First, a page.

Trump Delivers State of the Union Address — and Cincinnati Shoutout — as Impeachment Trial Nears End

Trump's remarks the day before a Senate vote on whether to remove him from office drew big praise from Republicans and accusations of mistruth from Democrats.

President Donald Trump at a campaign rally in West Chester in 2016 - Nick Swartsell
Nick Swartsell
President Donald Trump at a campaign rally in West Chester in 2016

President Donald Trump Feb. 4 delivered his third State of the Union Address to Congress just a day before the closing of a dramatic impeachment trial that will likely fail to remove him from office.

The speech — and reactions to it — highlighted the continuing stark partisan divide between Democrats and Republicans both in Washington and here in Ohio. 

While Republicans both locally and nationally applauded Trump's remarks, Democrats denounced the president in the strongest possible terms.

"I’ve had to sit back and scowl at Obama’s SOTU," Hamilton County Republican Party Chair Alex Triantafilou tweeted. "And now I get to smile brightly at @realDonaldTrump’s. I prefer the latter. Big time. #4moreyears"

Senate Majority Leader Mitch McConnell of Kentucky had similar praise. 

"For three years, Republicans in Congress have partnered with the President to keep America strong and safe and create record-setting prosperity for working families across the country," he said in a statement. "The results have been a truly all-American comeback. The state of our union is strong."

Democrats, however, said Trump mislead the American people with his remarks.

U.S. House Speaker Nancy Pelosi tore up a copy of Trump's speech after his remarks. Just prior to the speech, Trump seemed to refuse to shake Pelosi's hand.

"The manifesto of mistruths presented in page after page of the address tonight should be a call to action for everyone who expects truth from the President and policies worthy of his office and the American people," Pelosi wrote in a statement after the address.

At least 10 Democratic members of Congress, including Ohio's U.S. Rep. Tim Ryan, walked out of the speech before it was over. Others didn't show up at all. 

"I just walked out of the ," Ryan tweeted at roughly 10 p.m. "I’ve had enough. It’s like watching professional wrestling. It’s all fake."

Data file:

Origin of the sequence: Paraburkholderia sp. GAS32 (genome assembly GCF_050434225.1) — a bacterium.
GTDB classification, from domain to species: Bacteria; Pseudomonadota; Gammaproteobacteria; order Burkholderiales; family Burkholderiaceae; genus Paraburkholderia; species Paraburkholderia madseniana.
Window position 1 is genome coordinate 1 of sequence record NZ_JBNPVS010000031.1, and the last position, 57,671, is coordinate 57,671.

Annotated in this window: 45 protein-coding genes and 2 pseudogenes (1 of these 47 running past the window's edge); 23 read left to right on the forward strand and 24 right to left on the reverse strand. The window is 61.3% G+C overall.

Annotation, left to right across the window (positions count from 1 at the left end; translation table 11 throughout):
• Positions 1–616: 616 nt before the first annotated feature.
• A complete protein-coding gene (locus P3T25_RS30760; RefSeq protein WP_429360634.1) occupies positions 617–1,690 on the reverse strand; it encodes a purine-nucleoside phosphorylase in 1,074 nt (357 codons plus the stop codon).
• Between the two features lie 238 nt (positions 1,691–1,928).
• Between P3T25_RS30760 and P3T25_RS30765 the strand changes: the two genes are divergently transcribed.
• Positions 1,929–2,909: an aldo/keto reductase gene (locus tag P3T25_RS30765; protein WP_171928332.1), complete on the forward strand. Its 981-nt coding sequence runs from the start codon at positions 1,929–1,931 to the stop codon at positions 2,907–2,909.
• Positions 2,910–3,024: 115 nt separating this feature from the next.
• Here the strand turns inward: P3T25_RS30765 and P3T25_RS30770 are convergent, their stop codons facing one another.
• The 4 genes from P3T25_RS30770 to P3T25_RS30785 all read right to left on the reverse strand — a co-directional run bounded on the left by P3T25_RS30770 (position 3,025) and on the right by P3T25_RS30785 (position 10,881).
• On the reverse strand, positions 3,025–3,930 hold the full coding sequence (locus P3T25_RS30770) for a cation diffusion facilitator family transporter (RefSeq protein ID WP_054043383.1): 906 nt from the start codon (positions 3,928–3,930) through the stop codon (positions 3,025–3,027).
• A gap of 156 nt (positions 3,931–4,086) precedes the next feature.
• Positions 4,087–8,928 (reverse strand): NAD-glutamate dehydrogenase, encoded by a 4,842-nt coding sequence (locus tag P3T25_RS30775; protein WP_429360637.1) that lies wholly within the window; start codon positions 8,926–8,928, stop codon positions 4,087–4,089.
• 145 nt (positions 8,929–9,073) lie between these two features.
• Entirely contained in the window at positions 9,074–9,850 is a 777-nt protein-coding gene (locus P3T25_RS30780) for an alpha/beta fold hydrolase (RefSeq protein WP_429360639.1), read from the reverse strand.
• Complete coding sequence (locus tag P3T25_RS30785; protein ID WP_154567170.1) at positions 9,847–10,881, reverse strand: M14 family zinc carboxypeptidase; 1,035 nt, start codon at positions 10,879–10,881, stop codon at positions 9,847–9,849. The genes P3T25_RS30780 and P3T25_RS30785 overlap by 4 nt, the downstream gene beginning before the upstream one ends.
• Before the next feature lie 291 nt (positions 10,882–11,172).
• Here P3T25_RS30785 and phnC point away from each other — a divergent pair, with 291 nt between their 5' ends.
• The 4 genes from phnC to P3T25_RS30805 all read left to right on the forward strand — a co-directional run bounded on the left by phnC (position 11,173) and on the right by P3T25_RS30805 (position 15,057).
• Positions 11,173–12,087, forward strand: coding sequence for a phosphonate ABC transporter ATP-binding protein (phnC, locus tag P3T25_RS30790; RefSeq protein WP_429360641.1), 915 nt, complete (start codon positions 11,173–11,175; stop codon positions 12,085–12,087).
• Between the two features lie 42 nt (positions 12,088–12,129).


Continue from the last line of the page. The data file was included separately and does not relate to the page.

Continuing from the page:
Earlier that night, Ryan tweeted another criticism of the president's remarks.

“The President spent the first half of his #SOTU speech talking about how great the economy is for American workers, but if that’s true, why are so many Ohioans working 2 or 3 jobs and struggling to make ends meet?" he wrote.

A study released in 2018 by public policy think tank Policy Matters Ohio showed that six of the state's 10 most common jobs don't pay living wages, and more recent studies on wages show they haven't risen much for low-income workers in Ohio. Nationally, wages have finally picked up some, but not as quickly as other economic indicators, and not as much among minority groups.

While the president also touted steps he has taken to remove undocumented immigrants and oppose abortion, Trump's remarks centered around the American economy, including its low unemployment rate, a well-performing stock market and a new trade agreement between the U.S., Canada and Mexico.

Trump also blasted the "failed economic policies of the previous administration," though the Great Recession was inherited by Democratic President Barack Obama and the nation's recovery from it actually picked up steam on Obama's watch.  

Among Trump's guests at the SOTU: a U.S. Army veteran named Tony Rankins who experienced post-traumatic stress disorder, homelessness, addiction and incarceration before landing a construction job in Cincinnati last year with a company called R Investments. That company trained Rankins in carpentry and other trades and helped him get back on his feet, Trump said.